Happy in Hilo

Waiting for Nana at the airport

Nana arrived and Hunter turned 9.... there was plenty to celebrate.

We were still stuck to the dock in the far-less-than-fantastic harbor of Radio bay waiting out a large Northern storm system that moved in, bringing 20-30 foot swells.

Lucky for us, there were all kinds of wonderful things to do and see close by.

Nana  took a room at a nearby motel for two days and gave the kids and Us a chance to have hot showers (indescribable joy!) and she granted Hunter's birthday wish of a proper, Downtown Abbey-type frock ( complete with gloves and jewels) and we all celebrated our girl's fantastic lovliness with a strawberry-pancake breakfast at the motel diner.

Once the storm had passed and the sea settled down, we found the   nearby beach and paddled around in a shallow lagoon, where a river flowed through a delicate, grassy park and out into the sea. 

We discovered that along with a pile of friendly local kids, the lagoon was also home to a resident population of sea turtles who scooted around beside us and underneath us, happily munching seaweed off the black lava rocks, while bright and colored Sergeant Major fish nibbled our toes.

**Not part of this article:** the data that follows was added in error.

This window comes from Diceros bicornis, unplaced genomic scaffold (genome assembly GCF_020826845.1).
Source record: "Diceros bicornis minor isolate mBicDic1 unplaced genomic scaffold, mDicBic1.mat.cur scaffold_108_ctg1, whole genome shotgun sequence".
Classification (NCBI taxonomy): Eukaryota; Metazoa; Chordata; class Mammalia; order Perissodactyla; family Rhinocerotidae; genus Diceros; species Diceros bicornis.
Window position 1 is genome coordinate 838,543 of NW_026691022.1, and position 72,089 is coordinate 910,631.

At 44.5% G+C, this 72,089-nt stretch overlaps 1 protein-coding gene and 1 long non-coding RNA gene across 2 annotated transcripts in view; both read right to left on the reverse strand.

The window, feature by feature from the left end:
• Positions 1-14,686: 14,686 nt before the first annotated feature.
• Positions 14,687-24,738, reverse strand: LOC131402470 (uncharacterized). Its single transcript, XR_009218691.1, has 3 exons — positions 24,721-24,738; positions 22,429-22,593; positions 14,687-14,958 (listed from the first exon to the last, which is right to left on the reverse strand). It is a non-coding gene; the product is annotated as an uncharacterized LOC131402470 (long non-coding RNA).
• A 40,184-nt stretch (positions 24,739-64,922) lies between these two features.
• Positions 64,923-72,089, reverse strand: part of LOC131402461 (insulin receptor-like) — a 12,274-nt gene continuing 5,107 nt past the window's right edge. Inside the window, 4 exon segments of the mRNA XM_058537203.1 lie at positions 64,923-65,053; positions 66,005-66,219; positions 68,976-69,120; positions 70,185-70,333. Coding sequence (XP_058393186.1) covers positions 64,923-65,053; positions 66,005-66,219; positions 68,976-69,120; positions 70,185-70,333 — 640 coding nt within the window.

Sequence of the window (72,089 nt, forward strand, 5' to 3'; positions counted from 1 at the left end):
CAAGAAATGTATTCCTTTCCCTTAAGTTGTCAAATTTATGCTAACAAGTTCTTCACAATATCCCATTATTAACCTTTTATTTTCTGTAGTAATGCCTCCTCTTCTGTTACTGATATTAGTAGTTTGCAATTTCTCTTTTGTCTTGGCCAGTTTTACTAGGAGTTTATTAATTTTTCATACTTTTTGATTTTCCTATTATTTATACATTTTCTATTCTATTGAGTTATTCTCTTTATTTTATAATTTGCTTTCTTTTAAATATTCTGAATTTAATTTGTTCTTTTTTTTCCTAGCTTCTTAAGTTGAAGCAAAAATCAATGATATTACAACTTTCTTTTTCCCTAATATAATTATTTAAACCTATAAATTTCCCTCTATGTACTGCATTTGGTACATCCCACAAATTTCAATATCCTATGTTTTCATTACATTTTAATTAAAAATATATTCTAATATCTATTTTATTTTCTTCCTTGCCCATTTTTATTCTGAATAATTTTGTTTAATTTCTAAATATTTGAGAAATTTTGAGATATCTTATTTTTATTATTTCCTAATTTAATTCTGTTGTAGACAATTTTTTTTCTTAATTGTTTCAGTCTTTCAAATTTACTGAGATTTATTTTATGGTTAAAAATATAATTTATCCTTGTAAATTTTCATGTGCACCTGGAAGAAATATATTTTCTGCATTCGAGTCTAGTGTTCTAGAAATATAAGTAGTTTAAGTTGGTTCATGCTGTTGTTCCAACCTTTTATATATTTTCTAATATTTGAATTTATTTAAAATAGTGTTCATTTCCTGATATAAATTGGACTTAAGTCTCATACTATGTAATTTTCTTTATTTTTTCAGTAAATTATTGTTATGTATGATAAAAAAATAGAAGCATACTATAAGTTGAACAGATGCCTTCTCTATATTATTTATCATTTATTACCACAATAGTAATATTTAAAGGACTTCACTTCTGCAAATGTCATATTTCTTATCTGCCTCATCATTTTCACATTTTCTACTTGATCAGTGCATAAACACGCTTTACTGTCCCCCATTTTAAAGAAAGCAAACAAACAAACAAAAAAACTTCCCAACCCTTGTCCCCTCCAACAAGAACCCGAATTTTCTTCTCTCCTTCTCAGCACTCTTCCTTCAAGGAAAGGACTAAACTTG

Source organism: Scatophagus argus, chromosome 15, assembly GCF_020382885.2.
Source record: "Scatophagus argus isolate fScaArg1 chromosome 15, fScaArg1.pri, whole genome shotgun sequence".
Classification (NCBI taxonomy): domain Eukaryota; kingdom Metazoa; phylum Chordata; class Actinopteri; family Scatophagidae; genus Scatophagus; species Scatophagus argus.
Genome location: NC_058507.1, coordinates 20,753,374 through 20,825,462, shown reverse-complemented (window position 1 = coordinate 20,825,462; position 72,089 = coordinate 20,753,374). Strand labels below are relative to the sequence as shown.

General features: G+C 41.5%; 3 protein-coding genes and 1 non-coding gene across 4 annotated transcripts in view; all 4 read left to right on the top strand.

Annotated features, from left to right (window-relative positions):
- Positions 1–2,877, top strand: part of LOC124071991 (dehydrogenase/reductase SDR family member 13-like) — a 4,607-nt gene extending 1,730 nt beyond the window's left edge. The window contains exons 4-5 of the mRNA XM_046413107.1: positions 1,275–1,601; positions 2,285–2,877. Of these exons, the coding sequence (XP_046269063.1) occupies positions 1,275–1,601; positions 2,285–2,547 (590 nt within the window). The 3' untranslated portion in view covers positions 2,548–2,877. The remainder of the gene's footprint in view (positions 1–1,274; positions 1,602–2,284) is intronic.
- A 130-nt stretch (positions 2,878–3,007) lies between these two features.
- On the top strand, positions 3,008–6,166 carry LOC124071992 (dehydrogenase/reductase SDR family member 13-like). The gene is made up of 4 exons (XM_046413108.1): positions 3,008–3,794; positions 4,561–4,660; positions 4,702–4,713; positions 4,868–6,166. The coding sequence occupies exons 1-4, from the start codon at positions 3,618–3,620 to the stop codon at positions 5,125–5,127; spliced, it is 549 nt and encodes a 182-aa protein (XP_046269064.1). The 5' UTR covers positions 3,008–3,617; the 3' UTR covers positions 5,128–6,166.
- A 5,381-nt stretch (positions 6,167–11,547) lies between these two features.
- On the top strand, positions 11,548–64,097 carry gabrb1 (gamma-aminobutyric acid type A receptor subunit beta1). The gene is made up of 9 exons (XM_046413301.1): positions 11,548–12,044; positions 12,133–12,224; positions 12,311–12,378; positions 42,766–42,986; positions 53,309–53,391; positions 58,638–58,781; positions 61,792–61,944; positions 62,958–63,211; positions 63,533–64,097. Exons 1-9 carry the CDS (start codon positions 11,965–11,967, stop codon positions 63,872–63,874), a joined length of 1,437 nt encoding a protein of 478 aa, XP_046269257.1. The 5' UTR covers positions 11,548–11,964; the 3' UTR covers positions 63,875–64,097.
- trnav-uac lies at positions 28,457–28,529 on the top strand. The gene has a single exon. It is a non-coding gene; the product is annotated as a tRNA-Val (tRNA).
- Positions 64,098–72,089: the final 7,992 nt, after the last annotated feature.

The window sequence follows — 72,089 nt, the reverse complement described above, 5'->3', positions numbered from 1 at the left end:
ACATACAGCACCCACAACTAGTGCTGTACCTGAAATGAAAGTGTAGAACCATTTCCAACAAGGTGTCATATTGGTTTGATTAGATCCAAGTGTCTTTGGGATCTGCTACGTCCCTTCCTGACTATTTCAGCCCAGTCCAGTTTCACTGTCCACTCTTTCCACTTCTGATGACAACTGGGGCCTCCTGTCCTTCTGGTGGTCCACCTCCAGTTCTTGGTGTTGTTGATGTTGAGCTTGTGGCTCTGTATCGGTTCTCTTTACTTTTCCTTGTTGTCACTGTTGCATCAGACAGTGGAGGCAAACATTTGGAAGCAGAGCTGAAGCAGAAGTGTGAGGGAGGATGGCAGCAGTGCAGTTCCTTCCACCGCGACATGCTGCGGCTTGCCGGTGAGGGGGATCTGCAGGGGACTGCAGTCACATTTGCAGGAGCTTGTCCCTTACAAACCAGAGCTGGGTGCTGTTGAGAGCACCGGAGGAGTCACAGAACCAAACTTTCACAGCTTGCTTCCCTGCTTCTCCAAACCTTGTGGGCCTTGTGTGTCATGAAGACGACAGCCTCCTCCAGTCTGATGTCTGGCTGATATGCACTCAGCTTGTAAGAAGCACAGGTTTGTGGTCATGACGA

We rented a car and ventured off to Volcano National Park and visited the active ( but currently mellow-as in, no lava flow)  and viewed the crater rim and the cool sulphur flats and stuck our heads into steamy vents and wandered through an ancient lava tube and strolled through it's songbird filled forests.

Of course, it is a National Park and the place is set up to accommodate tourists but I gotta say, it was a kinda thrilling change for me.

After countless months of being a million miles from any sort of assistance, where hikes and scuba dives and all the rest of it,  also required us to be prepared to deal with any disasters or injuries that we might run into- all by ourselves.

This volcano adventure came with nice, clean restrooms and bottled water for sale (at a restaurant!)  and there were guardrails on the most dangerous bits of trail and yet it still was stunning and impressive and for the first time in ages, I could witness the extreme and magnificent powers of mother nature, without worrying that maybe I should also have brought along the suture kit.